Tuesday, December 22, 2009

2000 forever?

Coates, on health care reform: "I think we're having visions of Ralph Nader."

Well said. I have been having the same feeling. I don't know what about the activist left that makes them so self-defeating, but it seems to exist to an extent that simply isn't present on the right. And I'm hard-pressed to think of a strategy more likely to lead to marginalization and irrelevance than the "kill bill" strategy that Kos and Hamsher have begun. It's not so much that all their points are wrong, though most are fatuous, but rather that its advocates would abandon a process that is only inches away from the endzone to begin an entirely new process--reconciliation--which is unprecedented in an initiative of this size, only lasts five years, and would entail unpredictable and likely damaging changes to the policy in question. It would be one thing if the bill killers were lining up former Senate parliamentarians and getting them on the record admitting that they had a case. Short of that, I'll stick with the people who know what they're talking about who say that it wouldn't work. But this strategy makes no sense whatsoever. It cannot be taken seriously because there is no way to know how it would turn out or how the bill would look like. I do believe it would have been smart for Democrats to draft a health care bill under reconciliation rules and move it along with the regular plan, as a back-up in case things got sticky, but that didn't happen and there's no reason to think reconciliation would indeed produce a better bill. The arrogance of these folks, not just in terms of procedure but in terms of policy points (suddenly they know more on the subject than their oracle, Krugman!), has been shocking. Like 2000, we're dealing with people who are sabotaging their own interests mostly out of a perceived loss of face. Left out of these conversations are the expansion of coverage and subsidies, which I always figured were very much the point of this process.

Additionally, the timing of this onslaught--i.e. coming so late in the game, and right after Lieberman extracted his necessary concessions--coupled with the contradictory nature of the complaints, can only leave one with the conclusion that most of this outrage is simply an emotional rather than a logical reaction, and one that casts serious doubt on the utility of the blogger-activist model. To be frank, the rapidity and emotionality that blogging encourages can be the enemy of smart strategy and longsightedness.

What is clear to me is that much of the leaders of the activist left are mediocrities who lack real vision and leadership. There are any number of ways the bill could have been improved, but making the fight over the public option--by far the most contentious part of the bill, as well as a minor provision--into a proxy over the entire bill, progressive activists were putting themselves at much greater risk of being disappointed. By lashing out as they did when they did, they sent a message that they couldn't be reasoned with, even by people who fundamentally agree with their argument but disagree with the particulars in this case, and by threatening to try to kill universal health care, they are effectively saying that they are willing to jeopardize the Democrats' signature issue if they don't get their way. Presumably they are trying to signal that they are not to be taken for granted, which is fair enough, but the way in which this has been executed is silly, sloppy, and likely to hurt them in the long run.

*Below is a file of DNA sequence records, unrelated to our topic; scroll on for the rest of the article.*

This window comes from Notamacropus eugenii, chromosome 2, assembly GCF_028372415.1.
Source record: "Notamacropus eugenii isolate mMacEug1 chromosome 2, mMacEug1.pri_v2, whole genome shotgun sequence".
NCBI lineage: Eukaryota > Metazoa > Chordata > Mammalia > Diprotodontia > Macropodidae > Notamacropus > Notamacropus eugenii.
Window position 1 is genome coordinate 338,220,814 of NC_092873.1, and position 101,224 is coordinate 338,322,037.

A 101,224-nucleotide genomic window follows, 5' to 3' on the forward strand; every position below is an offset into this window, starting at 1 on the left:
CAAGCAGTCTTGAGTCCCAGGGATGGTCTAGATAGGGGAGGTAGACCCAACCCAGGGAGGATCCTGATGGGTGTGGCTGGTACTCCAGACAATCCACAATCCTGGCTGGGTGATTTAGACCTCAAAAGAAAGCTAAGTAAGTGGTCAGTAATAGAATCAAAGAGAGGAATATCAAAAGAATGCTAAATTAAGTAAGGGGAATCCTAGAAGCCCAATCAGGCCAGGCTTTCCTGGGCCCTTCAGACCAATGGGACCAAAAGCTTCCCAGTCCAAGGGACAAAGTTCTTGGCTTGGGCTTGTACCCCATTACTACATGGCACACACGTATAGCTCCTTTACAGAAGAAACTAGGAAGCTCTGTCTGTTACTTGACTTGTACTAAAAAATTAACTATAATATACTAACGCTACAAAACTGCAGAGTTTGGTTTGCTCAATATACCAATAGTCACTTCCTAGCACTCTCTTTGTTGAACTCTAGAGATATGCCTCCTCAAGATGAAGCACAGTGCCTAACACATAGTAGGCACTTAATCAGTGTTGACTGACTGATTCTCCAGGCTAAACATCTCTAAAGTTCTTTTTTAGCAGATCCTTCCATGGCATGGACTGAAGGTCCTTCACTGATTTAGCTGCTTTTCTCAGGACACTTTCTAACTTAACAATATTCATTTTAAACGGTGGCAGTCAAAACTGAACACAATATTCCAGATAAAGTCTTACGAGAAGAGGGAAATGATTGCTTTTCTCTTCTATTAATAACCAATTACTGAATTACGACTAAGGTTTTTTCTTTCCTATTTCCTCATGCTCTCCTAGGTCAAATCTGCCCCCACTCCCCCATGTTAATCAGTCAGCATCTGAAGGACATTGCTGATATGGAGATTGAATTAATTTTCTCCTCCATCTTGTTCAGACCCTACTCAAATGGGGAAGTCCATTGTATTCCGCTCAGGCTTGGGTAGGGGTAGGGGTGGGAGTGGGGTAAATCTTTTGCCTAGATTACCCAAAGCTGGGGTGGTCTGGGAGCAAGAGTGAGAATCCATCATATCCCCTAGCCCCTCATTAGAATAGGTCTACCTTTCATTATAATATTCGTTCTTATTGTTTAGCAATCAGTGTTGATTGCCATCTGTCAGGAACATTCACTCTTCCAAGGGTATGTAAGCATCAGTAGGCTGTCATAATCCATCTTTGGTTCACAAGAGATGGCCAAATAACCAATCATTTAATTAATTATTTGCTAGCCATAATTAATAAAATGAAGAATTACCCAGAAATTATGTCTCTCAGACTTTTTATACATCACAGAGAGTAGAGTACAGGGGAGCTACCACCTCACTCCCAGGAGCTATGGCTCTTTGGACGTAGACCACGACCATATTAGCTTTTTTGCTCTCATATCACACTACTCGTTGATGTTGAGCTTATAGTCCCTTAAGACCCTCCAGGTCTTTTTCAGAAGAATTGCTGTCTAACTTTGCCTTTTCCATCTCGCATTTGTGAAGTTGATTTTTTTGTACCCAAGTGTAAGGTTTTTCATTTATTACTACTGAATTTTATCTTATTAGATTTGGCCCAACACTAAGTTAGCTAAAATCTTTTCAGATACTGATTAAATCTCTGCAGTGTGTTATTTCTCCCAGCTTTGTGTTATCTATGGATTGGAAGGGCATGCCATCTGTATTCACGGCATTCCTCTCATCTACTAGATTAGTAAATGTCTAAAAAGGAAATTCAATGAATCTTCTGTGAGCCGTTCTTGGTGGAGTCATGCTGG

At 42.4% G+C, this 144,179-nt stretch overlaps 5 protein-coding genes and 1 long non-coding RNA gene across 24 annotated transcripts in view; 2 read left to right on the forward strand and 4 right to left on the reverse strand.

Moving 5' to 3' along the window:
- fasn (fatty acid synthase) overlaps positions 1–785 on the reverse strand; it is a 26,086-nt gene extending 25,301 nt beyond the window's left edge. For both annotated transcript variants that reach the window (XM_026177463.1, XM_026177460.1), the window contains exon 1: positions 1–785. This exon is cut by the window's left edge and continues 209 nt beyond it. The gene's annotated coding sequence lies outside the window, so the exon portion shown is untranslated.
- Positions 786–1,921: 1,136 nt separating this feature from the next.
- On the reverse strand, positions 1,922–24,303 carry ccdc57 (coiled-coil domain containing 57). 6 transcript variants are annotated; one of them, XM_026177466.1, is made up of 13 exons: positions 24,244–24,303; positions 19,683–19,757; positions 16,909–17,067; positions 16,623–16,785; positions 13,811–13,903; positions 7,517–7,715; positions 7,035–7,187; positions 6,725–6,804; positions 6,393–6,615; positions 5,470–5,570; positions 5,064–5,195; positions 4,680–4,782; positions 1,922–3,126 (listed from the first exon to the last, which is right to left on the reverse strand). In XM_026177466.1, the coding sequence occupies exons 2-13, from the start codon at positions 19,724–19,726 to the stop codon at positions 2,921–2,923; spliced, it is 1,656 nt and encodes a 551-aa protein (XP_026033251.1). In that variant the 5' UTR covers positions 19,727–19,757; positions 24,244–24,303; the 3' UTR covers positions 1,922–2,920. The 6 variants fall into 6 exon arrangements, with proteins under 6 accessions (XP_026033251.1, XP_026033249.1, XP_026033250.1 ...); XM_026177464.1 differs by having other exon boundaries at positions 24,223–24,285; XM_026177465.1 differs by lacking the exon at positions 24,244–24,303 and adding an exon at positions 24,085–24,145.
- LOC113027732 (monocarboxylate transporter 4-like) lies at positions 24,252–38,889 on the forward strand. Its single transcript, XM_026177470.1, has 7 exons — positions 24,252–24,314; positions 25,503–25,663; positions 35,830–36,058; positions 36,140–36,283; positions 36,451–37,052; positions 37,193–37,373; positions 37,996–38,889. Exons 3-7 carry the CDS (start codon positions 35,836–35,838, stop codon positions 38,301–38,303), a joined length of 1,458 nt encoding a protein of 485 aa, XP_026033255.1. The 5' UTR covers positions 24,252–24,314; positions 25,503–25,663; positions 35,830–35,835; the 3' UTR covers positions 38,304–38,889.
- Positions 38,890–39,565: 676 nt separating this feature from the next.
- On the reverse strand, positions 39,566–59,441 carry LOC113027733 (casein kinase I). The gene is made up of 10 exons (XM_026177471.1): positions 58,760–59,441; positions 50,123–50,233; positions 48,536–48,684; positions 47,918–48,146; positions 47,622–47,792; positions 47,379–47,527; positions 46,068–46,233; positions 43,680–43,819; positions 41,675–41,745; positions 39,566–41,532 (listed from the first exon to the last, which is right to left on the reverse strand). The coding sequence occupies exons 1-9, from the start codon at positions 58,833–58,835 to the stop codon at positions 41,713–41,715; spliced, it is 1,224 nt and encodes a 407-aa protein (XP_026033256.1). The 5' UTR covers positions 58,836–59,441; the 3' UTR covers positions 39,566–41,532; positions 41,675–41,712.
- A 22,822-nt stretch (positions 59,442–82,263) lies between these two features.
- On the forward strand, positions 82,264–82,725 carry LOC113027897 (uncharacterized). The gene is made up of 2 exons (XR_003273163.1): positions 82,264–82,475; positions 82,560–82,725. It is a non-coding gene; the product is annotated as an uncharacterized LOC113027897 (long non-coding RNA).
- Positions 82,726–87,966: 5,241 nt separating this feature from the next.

The difference here isn't between the progressive and the pragmatic left, or between progressives and moderates. It's between the ideological left (for lack of a better term, as I don't believe we're dealing with Maoists and Trotskyites here) and everyone else to the left of center. Personally, it's unclear to me what they gain from this whole debacle, though I'm sure they don't either. One halfway suspects that this is just an identity politics squabble.

The Man, The Myth, The Bio

East Bay, California, United States
Problem: I have lots of opinions on politics and culture that I need to vent. If I do not do this I will wind up muttering to myself, and that's only like one or two steps away from being a hobo. Solution: I write two blogs. A political blog that has some evident sympathies (pro-Obama, mostly liberal though I dissent on some issues, like guns and trade) and a culture blog that does, well, cultural essays in a more long-form manner. My particular thing is taking overrated things (movies, mostly, but other things too) down a peg and putting underrated things up a peg. I'm sort of the court of last resort, and I tend to focus on more obscure cultural phenomena.